The body will be mated with the Roadster Shop’s Fast Track Mustang chassis riding with 19- and 20-inch Nutek wheels and Pirelli tires. The heart of Pegasus will be a Coyote 5.0 worked over by Sean Hyland Motorsports paired with a six-speed automatic trans. Keeping with the concept vibe, the interior will rely heavily on factory ’11 Mustang parts with custom pieces to blend everything together. Watch for the debut of Pegasus in an upcoming issue of PHR.
From the Imagination of Ben Hermance
Wait a minute, that’s a Monza? Shockingly, yes. We don’t ever recall it ever occurring to us that a Monza could be a great basis for a handling machine, but now that we see Ben Hermance’s artwork, we picture it as an autocross king, thanks to its lightweight, short wheelbase that makes it easy to toss an aluminum block LS underhood.
For the look, Hermance went for something that was a combination of stock Monza and IMSA for the frontend treatment. Hermance’s more graceful version would require custom forming, but ’70s road-racestyle IMSA body kits and fiberglass parts are still available from VFNFiberglass.com and Showcars-Bodyparts.com. The IMSA-style headlight covers are a must, but lose the square stuff and use BMW halo-style headlights.
To get suitably wide 18-inch wheels and sticky rubber underneath calls for a bit more flair and reshaping to the wheelwells; we’re actually thinking that the lip from a 1999-2005 Audi All-Road wagon could be close.
Rather than bare bones, this little Monza gets the upscale treatment with gloss and flat black two-tone paint, and a red leather interior with recovered racing buckets. Will you ever look at a derelict Monza the same way again?
From the Imagination of Ben Hermance
This is one we’re surprised we haven’t seen yet, since it works so well with only subtle revisions. Eric Brockmeyer based this AMC on the most recognizable and distinctive ’71-74 Javelin. This car is a ’73, but any of those years could carry Brockmeyer’s subdued design. For this one, think American muscle car meets high-end European touring car. Elegance, plenty of gadgets, and comfort in abundance. It’s for the man who wants that upscale cruise-control-set-on-150 on the autobahn, but is true to his love for muscle cars. It’s not just bench racing either. This one is a real project at B Rod or Custom, and for now, the plan calls for an Aston Martin V-12 from a Vanquish S, which is legit for an American Motors car, since it was actually designed by Ford Research here in the United States.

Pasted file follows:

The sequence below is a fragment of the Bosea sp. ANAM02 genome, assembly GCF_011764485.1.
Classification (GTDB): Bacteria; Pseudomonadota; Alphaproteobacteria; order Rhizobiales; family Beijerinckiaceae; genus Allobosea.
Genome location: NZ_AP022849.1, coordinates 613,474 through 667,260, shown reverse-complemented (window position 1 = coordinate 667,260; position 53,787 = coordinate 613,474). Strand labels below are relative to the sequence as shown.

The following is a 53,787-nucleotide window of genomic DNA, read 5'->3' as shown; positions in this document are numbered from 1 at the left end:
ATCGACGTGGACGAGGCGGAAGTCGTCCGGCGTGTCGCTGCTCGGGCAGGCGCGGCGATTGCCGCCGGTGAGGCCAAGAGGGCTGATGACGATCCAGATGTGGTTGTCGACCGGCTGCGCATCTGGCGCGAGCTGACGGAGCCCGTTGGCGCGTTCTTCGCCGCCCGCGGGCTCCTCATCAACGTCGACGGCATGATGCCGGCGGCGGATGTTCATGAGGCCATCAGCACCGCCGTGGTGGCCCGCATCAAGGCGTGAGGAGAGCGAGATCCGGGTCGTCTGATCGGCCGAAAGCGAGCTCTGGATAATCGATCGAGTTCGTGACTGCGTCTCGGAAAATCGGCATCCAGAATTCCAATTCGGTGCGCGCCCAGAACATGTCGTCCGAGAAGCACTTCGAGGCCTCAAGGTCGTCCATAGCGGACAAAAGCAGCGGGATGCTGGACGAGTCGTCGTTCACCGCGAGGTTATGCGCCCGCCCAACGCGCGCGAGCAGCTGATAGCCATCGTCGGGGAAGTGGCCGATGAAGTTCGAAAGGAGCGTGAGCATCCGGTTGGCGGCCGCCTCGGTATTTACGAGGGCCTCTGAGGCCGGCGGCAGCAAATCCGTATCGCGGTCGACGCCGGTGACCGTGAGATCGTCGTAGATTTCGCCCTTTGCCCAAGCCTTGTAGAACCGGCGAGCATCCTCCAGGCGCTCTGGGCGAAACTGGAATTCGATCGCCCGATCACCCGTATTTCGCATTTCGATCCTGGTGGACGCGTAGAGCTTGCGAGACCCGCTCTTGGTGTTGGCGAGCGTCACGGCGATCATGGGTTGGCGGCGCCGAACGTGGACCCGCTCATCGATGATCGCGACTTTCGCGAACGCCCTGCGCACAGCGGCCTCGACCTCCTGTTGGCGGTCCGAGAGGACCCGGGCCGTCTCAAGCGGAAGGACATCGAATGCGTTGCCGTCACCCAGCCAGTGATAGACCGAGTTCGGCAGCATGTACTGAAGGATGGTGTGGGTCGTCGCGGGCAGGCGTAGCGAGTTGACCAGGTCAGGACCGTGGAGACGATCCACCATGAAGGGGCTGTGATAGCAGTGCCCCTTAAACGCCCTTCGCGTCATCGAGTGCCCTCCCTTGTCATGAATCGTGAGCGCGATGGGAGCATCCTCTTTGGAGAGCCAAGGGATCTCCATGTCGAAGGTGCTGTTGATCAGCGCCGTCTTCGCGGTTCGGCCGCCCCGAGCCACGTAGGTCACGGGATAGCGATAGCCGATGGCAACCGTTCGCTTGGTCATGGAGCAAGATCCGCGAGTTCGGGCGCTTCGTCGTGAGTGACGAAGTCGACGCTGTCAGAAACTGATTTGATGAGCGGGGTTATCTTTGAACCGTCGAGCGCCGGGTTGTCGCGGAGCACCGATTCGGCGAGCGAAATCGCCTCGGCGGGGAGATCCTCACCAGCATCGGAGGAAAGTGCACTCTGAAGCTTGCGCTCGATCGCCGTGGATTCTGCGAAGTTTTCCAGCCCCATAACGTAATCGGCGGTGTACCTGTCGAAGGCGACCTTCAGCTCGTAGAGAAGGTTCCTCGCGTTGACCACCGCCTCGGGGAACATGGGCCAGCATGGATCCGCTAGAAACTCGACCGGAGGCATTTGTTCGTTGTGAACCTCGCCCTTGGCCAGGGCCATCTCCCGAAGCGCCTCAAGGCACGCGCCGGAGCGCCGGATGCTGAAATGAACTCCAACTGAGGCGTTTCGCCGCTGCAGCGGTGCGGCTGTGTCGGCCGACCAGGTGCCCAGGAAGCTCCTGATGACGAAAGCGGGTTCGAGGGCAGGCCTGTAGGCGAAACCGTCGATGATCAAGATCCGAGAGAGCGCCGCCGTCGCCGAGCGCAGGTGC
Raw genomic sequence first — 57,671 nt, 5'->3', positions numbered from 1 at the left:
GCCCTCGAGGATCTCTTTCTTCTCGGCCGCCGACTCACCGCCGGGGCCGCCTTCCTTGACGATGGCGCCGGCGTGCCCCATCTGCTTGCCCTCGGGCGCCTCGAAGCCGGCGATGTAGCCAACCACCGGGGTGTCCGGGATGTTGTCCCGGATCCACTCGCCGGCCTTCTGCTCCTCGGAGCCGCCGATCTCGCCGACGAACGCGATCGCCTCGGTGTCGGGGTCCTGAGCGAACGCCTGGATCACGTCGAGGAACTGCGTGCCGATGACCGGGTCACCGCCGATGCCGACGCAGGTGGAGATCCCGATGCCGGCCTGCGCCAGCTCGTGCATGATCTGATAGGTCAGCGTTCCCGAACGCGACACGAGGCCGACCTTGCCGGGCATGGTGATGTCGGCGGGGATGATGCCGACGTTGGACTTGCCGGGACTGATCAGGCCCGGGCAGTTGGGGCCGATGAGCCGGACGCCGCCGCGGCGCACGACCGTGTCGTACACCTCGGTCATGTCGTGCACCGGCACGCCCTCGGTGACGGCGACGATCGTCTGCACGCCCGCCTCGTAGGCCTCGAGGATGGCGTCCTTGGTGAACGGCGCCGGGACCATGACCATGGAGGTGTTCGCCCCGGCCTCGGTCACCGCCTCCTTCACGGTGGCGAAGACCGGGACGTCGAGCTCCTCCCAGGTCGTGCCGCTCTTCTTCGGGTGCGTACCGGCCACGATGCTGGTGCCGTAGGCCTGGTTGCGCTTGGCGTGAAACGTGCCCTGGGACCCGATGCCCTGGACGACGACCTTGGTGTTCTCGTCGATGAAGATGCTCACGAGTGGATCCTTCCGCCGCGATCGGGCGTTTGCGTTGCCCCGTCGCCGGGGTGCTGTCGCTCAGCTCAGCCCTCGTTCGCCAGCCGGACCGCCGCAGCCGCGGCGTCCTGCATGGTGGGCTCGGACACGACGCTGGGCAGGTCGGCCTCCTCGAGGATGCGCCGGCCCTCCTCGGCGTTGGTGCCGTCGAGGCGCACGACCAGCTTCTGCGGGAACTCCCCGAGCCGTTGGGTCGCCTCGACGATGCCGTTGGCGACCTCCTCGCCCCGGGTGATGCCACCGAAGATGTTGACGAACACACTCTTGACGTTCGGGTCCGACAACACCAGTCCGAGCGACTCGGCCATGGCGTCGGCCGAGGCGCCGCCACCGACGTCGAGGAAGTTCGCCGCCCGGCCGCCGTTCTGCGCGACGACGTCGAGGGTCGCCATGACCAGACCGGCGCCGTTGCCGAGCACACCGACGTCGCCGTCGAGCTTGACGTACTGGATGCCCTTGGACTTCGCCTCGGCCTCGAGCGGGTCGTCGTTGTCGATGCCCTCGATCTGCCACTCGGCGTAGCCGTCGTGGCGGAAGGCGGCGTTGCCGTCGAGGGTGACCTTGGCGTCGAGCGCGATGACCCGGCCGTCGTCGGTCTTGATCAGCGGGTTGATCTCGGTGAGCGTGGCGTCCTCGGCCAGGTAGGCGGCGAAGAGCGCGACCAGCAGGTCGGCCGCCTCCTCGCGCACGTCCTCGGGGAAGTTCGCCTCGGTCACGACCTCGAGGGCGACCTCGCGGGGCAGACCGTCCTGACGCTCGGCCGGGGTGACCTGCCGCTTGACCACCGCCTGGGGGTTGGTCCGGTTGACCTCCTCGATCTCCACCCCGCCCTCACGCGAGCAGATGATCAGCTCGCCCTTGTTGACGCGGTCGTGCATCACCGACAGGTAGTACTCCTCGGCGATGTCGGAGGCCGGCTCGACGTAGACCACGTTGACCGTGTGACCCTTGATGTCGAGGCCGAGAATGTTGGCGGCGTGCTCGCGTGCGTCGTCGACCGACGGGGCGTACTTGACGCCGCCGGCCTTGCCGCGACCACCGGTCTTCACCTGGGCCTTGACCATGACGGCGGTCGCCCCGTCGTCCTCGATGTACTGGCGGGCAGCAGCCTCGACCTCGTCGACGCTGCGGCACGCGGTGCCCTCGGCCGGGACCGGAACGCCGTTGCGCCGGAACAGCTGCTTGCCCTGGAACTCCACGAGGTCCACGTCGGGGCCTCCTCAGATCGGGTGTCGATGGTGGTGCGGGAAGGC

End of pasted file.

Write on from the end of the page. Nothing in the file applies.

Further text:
The body stays stock, including the integral roof spoiler, though sculpted side pipes now grow from the Javelin’s rockers. Brockmeyer took full advantage of the distinctive fender bulges, which were actually designed with the idea of accommodating oversized race tires on very low cars, and filled them up with three-piece 19- and 20-inch wheels and supercar spec rubber. The chassis is full custom, however, with new framerails and front suspension by B, as well as an Aston Martin IRS. Now we’ve gone from eccentric to eye popping.
From the Imagination of Eric Brockmeyer
The name Flat Bastard may or may not be the eventual name for Jon Clark’s ’68 Valiant street Trans-Am car (as envisioned by Tavis Highlander, the same ingenious automotive doodler who penned the concept for our Max Effort project car), but he made the mistake of calling it that while we were on the phone, so that’s what we’re going with!
Clark says: It’s flat, because of the flat finish paint, and bastard for the fact that it will be meaner than hell. Matt Delaney at Delaney Auto Design is the man who has to make sure it lives up to that statement in time for its scheduled public debut in Cherry Bomb’s 2011 SEMA booth, and in print here in PHR.